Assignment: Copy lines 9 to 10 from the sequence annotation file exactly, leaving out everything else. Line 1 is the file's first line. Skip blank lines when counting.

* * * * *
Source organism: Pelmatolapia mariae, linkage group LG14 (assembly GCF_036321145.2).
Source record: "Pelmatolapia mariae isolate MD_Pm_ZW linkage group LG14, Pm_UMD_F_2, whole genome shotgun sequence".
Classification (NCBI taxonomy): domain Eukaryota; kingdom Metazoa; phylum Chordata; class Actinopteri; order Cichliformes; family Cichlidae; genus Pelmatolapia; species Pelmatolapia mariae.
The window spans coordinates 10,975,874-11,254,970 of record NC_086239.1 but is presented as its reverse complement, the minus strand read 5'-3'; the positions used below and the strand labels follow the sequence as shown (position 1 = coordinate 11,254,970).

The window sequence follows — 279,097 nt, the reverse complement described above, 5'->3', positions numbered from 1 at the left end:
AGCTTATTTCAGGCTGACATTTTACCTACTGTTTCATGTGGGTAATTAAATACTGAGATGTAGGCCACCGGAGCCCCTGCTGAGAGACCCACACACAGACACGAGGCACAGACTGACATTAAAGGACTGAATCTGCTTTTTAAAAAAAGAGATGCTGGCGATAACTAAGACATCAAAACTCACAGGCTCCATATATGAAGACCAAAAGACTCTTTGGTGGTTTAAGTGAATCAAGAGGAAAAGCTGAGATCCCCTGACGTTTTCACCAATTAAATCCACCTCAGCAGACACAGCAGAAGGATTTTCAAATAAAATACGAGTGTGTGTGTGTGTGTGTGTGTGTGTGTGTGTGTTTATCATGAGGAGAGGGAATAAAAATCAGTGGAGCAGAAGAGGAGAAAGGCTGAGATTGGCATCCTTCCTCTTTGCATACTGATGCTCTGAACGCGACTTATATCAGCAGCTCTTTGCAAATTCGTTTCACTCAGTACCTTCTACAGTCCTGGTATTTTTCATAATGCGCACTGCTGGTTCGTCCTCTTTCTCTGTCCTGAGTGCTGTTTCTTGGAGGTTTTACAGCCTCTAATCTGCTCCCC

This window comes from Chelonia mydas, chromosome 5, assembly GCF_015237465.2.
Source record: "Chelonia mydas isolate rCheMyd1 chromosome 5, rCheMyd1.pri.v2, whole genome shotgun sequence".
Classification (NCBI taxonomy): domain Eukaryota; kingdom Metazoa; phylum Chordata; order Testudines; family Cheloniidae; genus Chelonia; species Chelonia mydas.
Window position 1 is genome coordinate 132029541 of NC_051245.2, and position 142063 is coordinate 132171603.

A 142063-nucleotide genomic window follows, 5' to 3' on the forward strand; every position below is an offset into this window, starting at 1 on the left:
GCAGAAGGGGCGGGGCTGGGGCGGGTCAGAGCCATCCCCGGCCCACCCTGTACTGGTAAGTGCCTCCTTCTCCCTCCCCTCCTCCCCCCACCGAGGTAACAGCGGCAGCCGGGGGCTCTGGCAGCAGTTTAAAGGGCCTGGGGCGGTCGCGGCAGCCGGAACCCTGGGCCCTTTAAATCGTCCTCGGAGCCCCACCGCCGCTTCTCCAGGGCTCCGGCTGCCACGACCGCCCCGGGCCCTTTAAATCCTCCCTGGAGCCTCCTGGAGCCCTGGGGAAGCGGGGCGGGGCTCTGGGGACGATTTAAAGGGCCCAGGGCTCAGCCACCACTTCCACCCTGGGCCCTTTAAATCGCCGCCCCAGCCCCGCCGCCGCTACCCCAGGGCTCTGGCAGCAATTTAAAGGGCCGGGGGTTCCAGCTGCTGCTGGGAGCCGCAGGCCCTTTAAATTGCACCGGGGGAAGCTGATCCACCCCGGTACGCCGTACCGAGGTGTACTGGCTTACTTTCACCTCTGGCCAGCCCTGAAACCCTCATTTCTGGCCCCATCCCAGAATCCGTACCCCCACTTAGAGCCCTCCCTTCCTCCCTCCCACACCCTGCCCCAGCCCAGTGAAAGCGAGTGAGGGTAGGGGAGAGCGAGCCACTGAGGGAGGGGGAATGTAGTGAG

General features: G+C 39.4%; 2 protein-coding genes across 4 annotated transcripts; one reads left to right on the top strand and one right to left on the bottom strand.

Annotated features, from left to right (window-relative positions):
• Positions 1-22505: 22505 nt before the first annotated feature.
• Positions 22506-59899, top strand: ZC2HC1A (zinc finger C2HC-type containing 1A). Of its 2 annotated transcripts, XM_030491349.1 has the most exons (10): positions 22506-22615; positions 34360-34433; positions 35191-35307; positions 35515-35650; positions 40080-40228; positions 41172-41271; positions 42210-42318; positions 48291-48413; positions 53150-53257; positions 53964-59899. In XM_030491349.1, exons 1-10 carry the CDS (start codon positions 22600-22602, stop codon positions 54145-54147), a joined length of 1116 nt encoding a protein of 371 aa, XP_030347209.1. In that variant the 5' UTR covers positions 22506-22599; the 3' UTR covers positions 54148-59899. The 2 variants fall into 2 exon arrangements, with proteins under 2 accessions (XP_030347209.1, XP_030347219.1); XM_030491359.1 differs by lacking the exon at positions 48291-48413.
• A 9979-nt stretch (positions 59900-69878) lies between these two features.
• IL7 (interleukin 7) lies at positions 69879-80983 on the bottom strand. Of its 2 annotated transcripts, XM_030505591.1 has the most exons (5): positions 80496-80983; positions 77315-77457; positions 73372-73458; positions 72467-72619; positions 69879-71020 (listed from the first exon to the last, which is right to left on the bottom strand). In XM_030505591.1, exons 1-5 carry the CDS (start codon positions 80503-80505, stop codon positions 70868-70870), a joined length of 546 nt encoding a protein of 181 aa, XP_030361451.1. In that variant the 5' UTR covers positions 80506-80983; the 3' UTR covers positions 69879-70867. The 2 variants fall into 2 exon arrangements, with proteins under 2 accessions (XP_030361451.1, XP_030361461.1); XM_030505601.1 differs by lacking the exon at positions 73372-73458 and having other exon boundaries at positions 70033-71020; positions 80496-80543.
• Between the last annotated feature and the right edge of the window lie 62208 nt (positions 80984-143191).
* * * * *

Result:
Classification (NCBI taxonomy): domain Eukaryota; kingdom Metazoa; phylum Chordata; order Testudines; family Cheloniidae; genus Chelonia; species Chelonia mydas.
Window position 1 is genome coordinate 132029541 of NC_051245.2, and position 142063 is coordinate 132171603.